The Case Of The Author Who Won’t Stay Dead
In 1953 Britain entered the New Elizabethan age, but in many ways it was – and continues to be – an extension of the Victorian era. Most of us still live in Victorian houses, with the same social and religious principals, the same class and value system. At the outbreak of the First World War a handful of writers attempted to break out from these restrictions, in the same way that photography had profoundly altered art and modernism would close the date-brackets over classical music.
Spearheaded (unknowingly perhaps) by Ronald Firbank, fiction sought to fracture the shackles of narrative and provide something closer to the real experience of how we hear and absorb the words of others.
However, despite poems like TS Eliot’s ‘The Waste Land’ moving literary narrative forward, one branch of the arts failed to transform itself, that of popular fiction, and we returned to our cosy Victorian nests.
One author who did at least streamline the shape of popular fiction was Agatha Christie. By stripping away all description, removing complex language, limiting words and removing character development, she boiled the bones of crime writing down into its simplest elements, turning them into art deco acrostics.
By doing so, much as Conan Doyle did, she survived by providing virtually blank canvases which could be endlessly reworked. JK Rowling has done much the same thing (although with more verbosity) and has therefore ensured her place in the hall of fame.
We like comfort reading, and there’s absolutely nothing wrong with that at all. Those who wish to climb literary mountains can still do so. We’ve no time for complications, and so return if not quite to Victorian times, then to the 1920s, when only the middle classes had time to read popular fiction. But what was streamlined and modern then is tired and old-hat now.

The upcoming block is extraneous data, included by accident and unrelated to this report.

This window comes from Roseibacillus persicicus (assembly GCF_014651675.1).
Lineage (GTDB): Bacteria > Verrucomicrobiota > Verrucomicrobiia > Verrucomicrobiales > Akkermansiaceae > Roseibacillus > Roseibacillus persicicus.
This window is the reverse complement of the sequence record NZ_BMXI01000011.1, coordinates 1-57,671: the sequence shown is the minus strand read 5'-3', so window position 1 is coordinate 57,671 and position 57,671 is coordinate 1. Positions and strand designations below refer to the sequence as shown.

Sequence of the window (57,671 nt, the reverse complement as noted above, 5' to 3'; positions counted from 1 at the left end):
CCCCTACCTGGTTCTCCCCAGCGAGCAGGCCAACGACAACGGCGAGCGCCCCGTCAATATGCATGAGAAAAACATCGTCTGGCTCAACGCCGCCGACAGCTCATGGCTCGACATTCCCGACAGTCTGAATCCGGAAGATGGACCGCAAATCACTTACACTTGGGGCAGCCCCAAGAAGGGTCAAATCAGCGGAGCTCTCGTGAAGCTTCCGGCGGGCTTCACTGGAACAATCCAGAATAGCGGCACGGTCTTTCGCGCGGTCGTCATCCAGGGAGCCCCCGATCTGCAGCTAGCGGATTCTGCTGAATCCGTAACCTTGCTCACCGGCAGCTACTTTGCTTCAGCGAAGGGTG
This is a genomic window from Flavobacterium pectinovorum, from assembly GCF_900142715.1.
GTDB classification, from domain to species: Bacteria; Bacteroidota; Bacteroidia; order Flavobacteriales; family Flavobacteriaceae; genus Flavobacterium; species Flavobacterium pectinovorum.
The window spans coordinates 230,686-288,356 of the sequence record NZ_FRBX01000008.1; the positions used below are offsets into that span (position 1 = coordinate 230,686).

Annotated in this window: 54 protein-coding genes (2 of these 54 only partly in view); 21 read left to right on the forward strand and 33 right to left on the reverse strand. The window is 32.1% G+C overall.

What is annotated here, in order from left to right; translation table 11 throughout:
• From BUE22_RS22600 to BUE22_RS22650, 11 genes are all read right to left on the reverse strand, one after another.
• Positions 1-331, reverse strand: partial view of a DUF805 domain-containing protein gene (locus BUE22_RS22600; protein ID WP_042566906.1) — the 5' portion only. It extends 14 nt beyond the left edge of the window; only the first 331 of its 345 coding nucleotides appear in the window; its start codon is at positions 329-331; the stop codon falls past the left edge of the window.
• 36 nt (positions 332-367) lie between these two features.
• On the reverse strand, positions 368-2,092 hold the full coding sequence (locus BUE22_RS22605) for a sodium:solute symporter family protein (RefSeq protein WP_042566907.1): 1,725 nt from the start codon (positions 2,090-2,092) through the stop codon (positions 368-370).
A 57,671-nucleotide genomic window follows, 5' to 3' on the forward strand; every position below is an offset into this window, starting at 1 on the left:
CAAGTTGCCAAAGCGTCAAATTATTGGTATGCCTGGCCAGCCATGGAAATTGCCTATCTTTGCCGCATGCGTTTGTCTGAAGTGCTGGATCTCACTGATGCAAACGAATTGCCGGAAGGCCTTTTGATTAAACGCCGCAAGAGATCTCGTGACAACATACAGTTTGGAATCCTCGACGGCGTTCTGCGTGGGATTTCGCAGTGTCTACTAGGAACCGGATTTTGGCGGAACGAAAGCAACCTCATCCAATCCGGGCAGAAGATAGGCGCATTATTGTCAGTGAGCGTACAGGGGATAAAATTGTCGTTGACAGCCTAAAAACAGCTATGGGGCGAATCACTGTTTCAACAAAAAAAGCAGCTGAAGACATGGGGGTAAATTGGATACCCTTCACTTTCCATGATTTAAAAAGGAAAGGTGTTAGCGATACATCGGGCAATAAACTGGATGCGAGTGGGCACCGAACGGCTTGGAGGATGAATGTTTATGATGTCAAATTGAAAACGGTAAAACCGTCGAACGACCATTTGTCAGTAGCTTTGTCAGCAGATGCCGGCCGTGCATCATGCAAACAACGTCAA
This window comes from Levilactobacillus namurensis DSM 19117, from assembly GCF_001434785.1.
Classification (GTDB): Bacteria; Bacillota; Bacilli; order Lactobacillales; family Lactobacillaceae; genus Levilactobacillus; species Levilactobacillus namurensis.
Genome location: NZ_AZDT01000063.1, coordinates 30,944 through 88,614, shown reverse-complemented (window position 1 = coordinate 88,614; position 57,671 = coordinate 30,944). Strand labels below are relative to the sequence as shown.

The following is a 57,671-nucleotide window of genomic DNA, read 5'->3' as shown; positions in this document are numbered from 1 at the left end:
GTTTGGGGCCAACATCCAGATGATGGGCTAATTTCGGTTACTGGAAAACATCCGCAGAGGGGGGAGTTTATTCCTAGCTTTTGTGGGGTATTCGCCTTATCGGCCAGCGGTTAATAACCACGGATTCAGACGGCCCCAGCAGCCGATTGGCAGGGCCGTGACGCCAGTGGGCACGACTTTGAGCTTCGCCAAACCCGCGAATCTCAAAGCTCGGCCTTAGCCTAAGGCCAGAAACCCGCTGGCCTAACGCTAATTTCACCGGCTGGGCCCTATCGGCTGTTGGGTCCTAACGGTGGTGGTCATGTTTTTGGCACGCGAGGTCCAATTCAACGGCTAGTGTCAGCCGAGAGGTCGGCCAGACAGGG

It explains why the Agatha Christie estate is now gearing up once more to reboot Christie in multiple versions. In the coming months, according to the Times, which always likes to collect separate elements into trends, we’ll be treated to;
- ‘Murder on the Orient Express’, directed by Sir Kenneth Branagh, starring Branagh, Dame Judi Dench, Daisy Ridley, Johnny Depp
- Witness for the Prosecution, to be directed by Ben Affleck
- And Then There Were None, in development with director Morten Tyldum (director of The Imitation Game)
- There Was A Crooked House, adapted by Julian Fellowes, starring Glenn Close, Terence Stamp and Christina Hendricks
And there’ll be various BBC TV adaptations; Witness for the Prosecution, starring Toby Jones, Andrea Riseborough and Kim Cattrall and another seven adaptations over the next four years. It has already announced that the first of these adaptations will be Ordeal by Innocence, one of Christie’s favourite novels. It is to be adapted by Sarah Phelps. Two other adaptation of the deal have been announced: Death Comes As The End which is set in Ancient Egypt, and The ABC Murders, (now described as ‘a race against time to stop a serial killer in 1930s Britain’!)
What’s so disappointing about this is not that Christie is being so heavily remade yet again but that most of the same old stories have been picked. She wrote 82 books under her own name but the same half dozen endlessly reappear, not including the inexcusable ‘Mousetrap’. Anyone wishing to seek out Christie in other formats can find perfectly serviceable versions readily available (a few, like John Guillermin’s Death on the Nile, are terrific).
But Christie is a brand and so we perpetuate the past. Perhaps the estate has loosened up in the light of And Then There Were None’s recent success on TV, and we’ll get revisionist versions, at least.
Photo at top shows a dimply-kneed Christie going surfing in Hawaii.